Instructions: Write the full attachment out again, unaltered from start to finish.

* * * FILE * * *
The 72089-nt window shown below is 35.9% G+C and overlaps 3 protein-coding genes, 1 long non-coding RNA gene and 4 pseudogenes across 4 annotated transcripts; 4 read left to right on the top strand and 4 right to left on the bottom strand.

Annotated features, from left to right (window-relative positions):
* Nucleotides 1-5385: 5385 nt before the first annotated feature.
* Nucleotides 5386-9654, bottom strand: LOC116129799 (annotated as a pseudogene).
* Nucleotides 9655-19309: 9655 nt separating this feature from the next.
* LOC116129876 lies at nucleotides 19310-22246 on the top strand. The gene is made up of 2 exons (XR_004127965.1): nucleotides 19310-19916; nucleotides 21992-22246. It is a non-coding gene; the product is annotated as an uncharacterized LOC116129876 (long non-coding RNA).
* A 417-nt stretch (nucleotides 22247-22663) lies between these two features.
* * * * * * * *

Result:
The 72089-nt window shown below is 35.9% G+C and overlaps 3 protein-coding genes, 1 long non-coding RNA gene and 4 pseudogenes across 4 annotated transcripts; 4 read left to right on the top strand and 4 right to left on the bottom strand.

Annotated features, from left to right (window-relative positions):
* Nucleotides 1-5385: 5385 nt before the first annotated feature.
* Nucleotides 5386-9654, bottom strand: LOC116129799 (annotated as a pseudogene).
* Nucleotides 9655-19309: 9655 nt separating this feature from the next.
* LOC116129876 lies at nucleotides 19310-22246 on the top strand. The gene is made up of 2 exons (XR_004127965.1): nucleotides 19310-19916; nucleotides 21992-22246. It is a non-coding gene; the product is annotated as an uncharacterized LOC116129876 (long non-coding RNA).
* A 417-nt stretch (nucleotides 22247-22663) lies between these two features.